I-the -writer loved her, but the me that’s an editor? Yeah. I knew we had some work to do.

Thankfully there is a lot of good ideas and advice out there about how to make a character that’s a rock star, a character that people remember and want to hang out with for 50,000 to 100,000 words.

And my character’s big issue?

She had no past. I was so focused on the adventures she was about to have that I didn’t mention that she’d ever existed beyond that first paragraph of the story.

Backstory is a tricky thing because we don’t want it to weigh down the forward motion of the present narrative, right? But that doesn’t mean that we shouldn’t sprinkle it in and give readers (and ourselves) an understanding of how the character is the way they are now in the book.

The best kind of backstory is one that allows readers to worry or care about them. Think about Harry Potter. He’s abused, unloved, neglected, but still pretty kind. A good majority of the horrors that have happened to him at the hands of his relative happened before the main thrust of the story.

It doesn’t need to be that drastic or dramatic. You do not have to put your characters in cupboards.

In my story’s first pages, the dad and daughter are about to head to Iceland for her senior year because he allegedly has a new job there. The character wants to be a cook. She has a boyfriend. It’s her senior year. That’s all quickly established in my revision as she’s packing their car and sees something nefarious lurking at the edge of the woods. Then her dad gives a little bit of a kicker when he says to her, “You’ve never liked change.”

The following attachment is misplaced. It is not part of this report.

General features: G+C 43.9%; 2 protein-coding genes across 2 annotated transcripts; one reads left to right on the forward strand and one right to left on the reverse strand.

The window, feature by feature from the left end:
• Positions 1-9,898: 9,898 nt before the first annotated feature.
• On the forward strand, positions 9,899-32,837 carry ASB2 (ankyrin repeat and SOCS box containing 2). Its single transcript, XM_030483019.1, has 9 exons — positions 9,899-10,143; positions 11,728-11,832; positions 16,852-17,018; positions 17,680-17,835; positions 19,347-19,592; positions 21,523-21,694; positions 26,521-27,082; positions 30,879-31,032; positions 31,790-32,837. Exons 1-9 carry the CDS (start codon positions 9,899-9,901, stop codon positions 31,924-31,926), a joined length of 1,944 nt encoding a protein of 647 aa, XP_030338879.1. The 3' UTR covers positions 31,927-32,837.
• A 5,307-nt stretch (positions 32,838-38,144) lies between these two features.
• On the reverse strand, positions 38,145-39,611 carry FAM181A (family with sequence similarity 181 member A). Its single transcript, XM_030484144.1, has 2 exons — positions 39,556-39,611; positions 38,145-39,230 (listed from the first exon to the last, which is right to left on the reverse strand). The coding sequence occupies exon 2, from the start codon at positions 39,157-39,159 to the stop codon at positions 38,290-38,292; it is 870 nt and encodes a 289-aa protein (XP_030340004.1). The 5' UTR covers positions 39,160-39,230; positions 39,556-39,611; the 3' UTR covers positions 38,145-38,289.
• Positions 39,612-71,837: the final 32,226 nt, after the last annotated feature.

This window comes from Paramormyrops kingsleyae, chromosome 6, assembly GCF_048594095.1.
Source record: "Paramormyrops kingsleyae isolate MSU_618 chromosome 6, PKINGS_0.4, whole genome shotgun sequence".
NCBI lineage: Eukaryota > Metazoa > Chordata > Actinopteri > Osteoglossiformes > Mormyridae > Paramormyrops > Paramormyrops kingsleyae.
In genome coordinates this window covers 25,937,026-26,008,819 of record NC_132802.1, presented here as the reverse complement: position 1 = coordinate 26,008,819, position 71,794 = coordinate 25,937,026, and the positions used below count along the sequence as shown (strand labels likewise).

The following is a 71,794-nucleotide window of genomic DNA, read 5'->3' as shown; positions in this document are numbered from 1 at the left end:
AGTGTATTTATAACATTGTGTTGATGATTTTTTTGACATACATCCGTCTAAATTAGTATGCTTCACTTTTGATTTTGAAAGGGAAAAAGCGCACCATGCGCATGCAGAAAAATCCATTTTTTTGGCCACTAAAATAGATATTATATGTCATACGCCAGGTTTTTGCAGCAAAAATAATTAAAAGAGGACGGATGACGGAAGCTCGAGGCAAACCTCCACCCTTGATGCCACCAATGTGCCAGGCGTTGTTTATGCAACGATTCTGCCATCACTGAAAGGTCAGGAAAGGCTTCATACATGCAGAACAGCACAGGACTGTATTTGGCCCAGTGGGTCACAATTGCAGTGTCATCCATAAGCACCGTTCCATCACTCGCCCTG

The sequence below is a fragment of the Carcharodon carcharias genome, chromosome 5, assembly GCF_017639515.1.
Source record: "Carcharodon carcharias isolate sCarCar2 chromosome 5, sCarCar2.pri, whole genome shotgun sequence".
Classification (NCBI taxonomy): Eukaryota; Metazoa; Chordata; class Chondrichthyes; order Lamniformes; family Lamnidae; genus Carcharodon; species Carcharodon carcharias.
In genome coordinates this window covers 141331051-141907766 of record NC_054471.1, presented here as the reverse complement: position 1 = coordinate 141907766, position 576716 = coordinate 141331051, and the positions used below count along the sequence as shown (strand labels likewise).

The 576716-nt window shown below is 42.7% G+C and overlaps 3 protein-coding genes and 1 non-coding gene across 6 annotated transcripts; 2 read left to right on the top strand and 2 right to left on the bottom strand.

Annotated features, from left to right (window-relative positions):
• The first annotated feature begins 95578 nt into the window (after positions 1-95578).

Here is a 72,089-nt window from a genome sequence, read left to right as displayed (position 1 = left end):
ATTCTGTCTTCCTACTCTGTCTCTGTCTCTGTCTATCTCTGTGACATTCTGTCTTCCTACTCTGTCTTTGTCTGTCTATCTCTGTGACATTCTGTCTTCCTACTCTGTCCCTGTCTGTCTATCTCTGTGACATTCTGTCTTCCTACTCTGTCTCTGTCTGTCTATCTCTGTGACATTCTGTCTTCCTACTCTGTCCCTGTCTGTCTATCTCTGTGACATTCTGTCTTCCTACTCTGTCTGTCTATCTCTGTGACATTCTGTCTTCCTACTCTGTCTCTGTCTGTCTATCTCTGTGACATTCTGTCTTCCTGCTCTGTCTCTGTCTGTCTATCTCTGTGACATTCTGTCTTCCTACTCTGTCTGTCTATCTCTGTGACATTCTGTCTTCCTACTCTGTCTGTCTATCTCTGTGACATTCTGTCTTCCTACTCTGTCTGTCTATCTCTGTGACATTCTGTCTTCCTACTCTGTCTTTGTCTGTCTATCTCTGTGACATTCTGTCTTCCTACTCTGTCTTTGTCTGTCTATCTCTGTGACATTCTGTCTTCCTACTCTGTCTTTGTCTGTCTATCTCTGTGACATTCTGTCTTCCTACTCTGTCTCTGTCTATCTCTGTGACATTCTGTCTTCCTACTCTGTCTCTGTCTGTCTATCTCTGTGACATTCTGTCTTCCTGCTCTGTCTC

It hints at the backstory. Obviously there has been a time before where something changed and it didn’t go well.

It also hints at the theme: Change happens. Nothing is forever.

And it also hints at her big lie that she believes about the world: Change is bad.

All those things happen in one tiny bit of dialogue, but also, that one tiny bit of dialogue lets us know that the characters have a shared past. Pretty cool, right?

There’ll be more on my LIVING HAPPY blog tomorrow about this, but if you don’t go check that out, please just remember that you don’t want EVERY SINGLE THING THAT EVER HAPPENED EVER to be revealed in the first ten pages. That bogs the story down. Sprinkle it in like your story is stew that needs just a touch of salt. You’ve got this.


Hey, thanks for listening to Write Better Now.

These podcasts and more writing tips are at Carrie’s website, carriejonesbooks.blog. There’s also a donation button there. Even a dollar inspires a happy dance in us, so thank you for your support.

The music you hear is made available through the creative commons and it’s a bit of a shortened track from the fantastic Mr.ruiz and the track is Arctic Air and the album is Winter Haze Summer Daze.

For exclusive paid content, check out Carrie’s substack, LIVING HAPPY and WRITE BETTER NOW. It’s basically like a blog, but better. There’s a free option too without the bonus content but all the regular stuff is there.

Is Fear Keeping Us Dumb and Dip Your Balls in Coffee

Dogs Are Smarter Than People: Writing Life, Marriage and Motivation
Dogs Are Smarter Than People: Writing Life, Marriage and Motivation
Is Fear Keeping Us Dumb and Dip Your Balls in Coffee